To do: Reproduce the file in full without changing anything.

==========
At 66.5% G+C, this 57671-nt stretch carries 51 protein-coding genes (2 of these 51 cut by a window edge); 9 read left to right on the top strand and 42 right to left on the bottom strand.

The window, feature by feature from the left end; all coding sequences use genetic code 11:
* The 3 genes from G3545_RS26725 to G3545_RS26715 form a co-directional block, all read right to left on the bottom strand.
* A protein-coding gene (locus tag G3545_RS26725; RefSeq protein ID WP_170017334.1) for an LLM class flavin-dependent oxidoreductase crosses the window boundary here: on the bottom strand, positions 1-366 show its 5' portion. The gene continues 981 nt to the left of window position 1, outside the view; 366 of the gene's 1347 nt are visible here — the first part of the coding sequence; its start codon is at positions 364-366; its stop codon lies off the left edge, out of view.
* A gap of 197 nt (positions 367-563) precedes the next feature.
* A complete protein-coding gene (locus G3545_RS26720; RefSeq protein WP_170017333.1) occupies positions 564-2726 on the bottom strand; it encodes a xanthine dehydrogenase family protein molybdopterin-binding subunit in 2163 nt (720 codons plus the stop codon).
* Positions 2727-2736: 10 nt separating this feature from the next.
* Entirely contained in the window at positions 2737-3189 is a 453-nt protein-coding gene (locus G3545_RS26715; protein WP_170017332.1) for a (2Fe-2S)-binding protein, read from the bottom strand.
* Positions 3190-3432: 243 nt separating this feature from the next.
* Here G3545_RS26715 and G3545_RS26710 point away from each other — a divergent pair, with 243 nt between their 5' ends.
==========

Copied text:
At 66.5% G+C, this 57671-nt stretch carries 51 protein-coding genes (2 of these 51 cut by a window edge); 9 read left to right on the top strand and 42 right to left on the bottom strand.

The window, feature by feature from the left end; all coding sequences use genetic code 11:
* The 3 genes from G3545_RS26725 to G3545_RS26715 form a co-directional block, all read right to left on the bottom strand.
* A protein-coding gene (locus tag G3545_RS26725; RefSeq protein ID WP_170017334.1) for an LLM class flavin-dependent oxidoreductase crosses the window boundary here: on the bottom strand, positions 1-366 show its 5' portion. The gene continues 981 nt to the left of window position 1, outside the view; 366 of the gene's 1347 nt are visible here — the first part of the coding sequence; its start codon is at positions 364-366; its stop codon lies off the left edge, out of view.
* A gap of 197 nt (positions 367-563) precedes the next feature.
* A complete protein-coding gene (locus G3545_RS26720; RefSeq protein WP_170017333.1) occupies positions 564-2726 on the bottom strand; it encodes a xanthine dehydrogenase family protein molybdopterin-binding subunit in 2163 nt (720 codons plus the stop codon).
* Positions 2727-2736: 10 nt separating this feature from the next.
* Entirely contained in the window at positions 2737-3189 is a 453-nt protein-coding gene (locus G3545_RS26715; protein WP_170017332.1) for a (2Fe-2S)-binding protein, read from the bottom strand.
* Positions 3190-3432: 243 nt separating this feature from the next.
* Here G3545_RS26715 and G3545_RS26710 point away from each other — a divergent pair, with 243 nt between their 5' ends.